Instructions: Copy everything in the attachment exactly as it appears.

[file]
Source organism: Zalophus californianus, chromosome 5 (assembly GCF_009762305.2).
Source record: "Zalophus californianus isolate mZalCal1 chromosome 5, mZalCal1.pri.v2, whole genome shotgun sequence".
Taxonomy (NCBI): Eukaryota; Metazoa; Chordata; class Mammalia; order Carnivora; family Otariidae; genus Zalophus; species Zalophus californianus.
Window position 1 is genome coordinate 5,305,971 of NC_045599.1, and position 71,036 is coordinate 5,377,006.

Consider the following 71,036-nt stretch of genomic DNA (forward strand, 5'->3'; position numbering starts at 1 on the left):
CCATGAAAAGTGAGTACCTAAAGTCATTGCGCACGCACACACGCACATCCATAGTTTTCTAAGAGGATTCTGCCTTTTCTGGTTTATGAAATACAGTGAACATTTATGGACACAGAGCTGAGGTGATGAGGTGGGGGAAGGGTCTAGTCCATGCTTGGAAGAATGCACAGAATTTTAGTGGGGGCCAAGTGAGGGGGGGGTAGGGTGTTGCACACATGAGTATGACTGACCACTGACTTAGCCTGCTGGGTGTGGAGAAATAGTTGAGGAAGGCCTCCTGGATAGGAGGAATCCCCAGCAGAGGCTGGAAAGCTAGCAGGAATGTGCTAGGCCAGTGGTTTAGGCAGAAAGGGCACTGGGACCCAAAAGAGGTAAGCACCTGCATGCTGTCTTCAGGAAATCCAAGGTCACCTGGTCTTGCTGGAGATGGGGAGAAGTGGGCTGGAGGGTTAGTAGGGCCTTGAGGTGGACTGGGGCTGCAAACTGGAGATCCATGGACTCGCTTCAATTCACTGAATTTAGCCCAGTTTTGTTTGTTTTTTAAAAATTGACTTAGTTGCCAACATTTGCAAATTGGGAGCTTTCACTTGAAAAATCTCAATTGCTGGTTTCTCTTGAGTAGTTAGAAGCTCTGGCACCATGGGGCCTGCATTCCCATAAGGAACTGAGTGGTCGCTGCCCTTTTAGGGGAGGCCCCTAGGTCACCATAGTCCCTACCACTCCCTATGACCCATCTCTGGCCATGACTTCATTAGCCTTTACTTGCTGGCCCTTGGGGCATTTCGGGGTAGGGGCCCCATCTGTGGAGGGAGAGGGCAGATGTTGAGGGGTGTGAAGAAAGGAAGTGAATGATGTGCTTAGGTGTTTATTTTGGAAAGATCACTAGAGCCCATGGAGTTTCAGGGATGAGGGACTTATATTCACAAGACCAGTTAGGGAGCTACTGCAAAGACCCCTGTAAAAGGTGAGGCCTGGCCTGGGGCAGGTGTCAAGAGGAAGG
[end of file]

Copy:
Source organism: Zalophus californianus, chromosome 5 (assembly GCF_009762305.2).
Source record: "Zalophus californianus isolate mZalCal1 chromosome 5, mZalCal1.pri.v2, whole genome shotgun sequence".
Taxonomy (NCBI): Eukaryota; Metazoa; Chordata; class Mammalia; order Carnivora; family Otariidae; genus Zalophus; species Zalophus californianus.
Window position 1 is genome coordinate 5,305,971 of NC_045599.1, and position 71,036 is coordinate 5,377,006.

Consider the following 71,036-nt stretch of genomic DNA (forward strand, 5'->3'; position numbering starts at 1 on the left):
CCATGAAAAGTGAGTACCTAAAGTCATTGCGCACGCACACACGCACATCCATAGTTTTCTAAGAGGATTCTGCCTTTTCTGGTTTATGAAATACAGTGAACATTTATGGACACAGAGCTGAGGTGATGAGGTGGGGGAAGGGTCTAGTCCATGCTTGGAAGAATGCACAGAATTTTAGTGGGGGCCAAGTGAGGGGGGGGTAGGGTGTTGCACACATGAGTATGACTGACCACTGACTTAGCCTGCTGGGTGTGGAGAAATAGTTGAGGAAGGCCTCCTGGATAGGAGGAATCCCCAGCAGAGGCTGGAAAGCTAGCAGGAATGTGCTAGGCCAGTGGTTTAGGCAGAAAGGGCACTGGGACCCAAAAGAGGTAAGCACCTGCATGCTGTCTTCAGGAAATCCAAGGTCACCTGGTCTTGCTGGAGATGGGGAGAAGTGGGCTGGAGGGTTAGTAGGGCCTTGAGGTGGACTGGGGCTGCAAACTGGAGATCCATGGACTCGCTTCAATTCACTGAATTTAGCCCAGTTTTGTTTGTTTTTTAAAAATTGACTTAGTTGCCAACATTTGCAAATTGGGAGCTTTCACTTGAAAAATCTCAATTGCTGGTTTCTCTTGAGTAGTTAGAAGCTCTGGCACCATGGGGCCTGCATTCCCATAAGGAACTGAGTGGTCGCTGCCCTTTTAGGGGAGGCCCCTAGGTCACCATAGTCCCTACCACTCCCTATGACCCATCTCTGGCCATGACTTCATTAGCCTTTACTTGCTGGCCCTTGGGGCATTTCGGGGTAGGGGCCCCATCTGTGGAGGGAGAGGGCAGATGTTGAGGGGTGTGAAGAAAGGAAGTGAATGATGTGCTTAGGTGTTTATTTTGGAAAGATCACTAGAGCCCATGGAGTTTCAGGGATGAGGGACTTATATTCACAAGACCAGTTAGGGAGCTACTGCAAAGACCCCTGTAAAAGGTGAGGCCTGGCCTGGGGCAGGTGTCAAGAGGAAGG